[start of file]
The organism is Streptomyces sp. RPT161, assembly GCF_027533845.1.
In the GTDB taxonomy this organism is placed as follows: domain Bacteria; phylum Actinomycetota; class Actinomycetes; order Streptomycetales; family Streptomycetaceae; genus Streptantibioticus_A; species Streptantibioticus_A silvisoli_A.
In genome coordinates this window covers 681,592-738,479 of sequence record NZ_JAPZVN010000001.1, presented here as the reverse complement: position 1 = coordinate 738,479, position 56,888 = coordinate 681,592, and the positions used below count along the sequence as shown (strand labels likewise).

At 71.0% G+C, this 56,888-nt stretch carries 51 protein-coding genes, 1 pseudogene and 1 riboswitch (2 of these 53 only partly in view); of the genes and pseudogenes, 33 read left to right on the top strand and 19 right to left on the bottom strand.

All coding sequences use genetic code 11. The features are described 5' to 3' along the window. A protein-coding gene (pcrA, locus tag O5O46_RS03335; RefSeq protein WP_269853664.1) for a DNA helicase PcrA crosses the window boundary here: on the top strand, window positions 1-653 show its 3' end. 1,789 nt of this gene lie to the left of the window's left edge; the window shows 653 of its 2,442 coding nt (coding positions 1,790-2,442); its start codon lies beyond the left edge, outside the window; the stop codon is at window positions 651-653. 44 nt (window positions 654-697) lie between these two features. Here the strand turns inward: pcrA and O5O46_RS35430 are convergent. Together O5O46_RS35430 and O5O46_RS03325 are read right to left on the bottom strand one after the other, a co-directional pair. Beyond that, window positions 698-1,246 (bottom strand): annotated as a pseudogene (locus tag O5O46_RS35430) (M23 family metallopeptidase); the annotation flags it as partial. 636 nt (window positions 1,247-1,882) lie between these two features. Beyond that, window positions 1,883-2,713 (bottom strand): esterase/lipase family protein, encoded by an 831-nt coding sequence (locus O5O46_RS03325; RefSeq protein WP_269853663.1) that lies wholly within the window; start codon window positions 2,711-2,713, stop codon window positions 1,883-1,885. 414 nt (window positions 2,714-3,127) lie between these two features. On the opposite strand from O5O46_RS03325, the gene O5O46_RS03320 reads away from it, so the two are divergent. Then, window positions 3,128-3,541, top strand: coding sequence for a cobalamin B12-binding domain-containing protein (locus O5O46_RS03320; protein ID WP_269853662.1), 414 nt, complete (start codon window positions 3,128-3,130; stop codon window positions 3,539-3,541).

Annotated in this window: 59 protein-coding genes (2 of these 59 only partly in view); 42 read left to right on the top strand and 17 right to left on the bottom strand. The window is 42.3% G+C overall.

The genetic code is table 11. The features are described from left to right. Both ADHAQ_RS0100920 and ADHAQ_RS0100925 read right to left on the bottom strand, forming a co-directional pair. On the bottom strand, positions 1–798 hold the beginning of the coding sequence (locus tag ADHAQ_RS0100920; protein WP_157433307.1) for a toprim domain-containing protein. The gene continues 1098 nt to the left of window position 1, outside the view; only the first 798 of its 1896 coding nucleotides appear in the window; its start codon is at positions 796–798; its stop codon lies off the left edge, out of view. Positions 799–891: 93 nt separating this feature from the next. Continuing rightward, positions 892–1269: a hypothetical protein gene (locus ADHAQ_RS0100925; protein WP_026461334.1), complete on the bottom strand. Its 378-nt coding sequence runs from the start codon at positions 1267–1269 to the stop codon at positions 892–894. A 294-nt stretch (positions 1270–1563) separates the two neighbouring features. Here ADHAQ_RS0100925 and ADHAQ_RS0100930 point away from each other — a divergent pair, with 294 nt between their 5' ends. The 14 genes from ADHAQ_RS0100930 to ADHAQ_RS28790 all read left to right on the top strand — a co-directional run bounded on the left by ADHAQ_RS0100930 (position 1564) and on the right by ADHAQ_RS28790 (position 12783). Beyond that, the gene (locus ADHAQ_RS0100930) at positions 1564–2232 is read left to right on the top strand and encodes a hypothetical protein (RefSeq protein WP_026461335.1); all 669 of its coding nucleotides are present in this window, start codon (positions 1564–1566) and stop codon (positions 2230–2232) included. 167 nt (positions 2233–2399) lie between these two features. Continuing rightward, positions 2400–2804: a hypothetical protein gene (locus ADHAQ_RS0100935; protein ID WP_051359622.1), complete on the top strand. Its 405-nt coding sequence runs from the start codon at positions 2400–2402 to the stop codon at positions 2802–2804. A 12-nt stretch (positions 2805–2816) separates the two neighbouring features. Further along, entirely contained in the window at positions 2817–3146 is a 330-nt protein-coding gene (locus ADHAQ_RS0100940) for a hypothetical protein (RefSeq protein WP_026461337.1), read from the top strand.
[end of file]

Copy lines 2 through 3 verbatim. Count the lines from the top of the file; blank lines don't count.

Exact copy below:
In the GTDB taxonomy this organism is placed as follows: domain Bacteria; phylum Actinomycetota; class Actinomycetes; order Streptomycetales; family Streptomycetaceae; genus Streptantibioticus_A; species Streptantibioticus_A silvisoli_A.
In genome coordinates this window covers 681,592-738,479 of sequence record NZ_JAPZVN010000001.1, presented here as the reverse complement: position 1 = coordinate 738,479, position 56,888 = coordinate 681,592, and the positions used below count along the sequence as shown (strand labels likewise).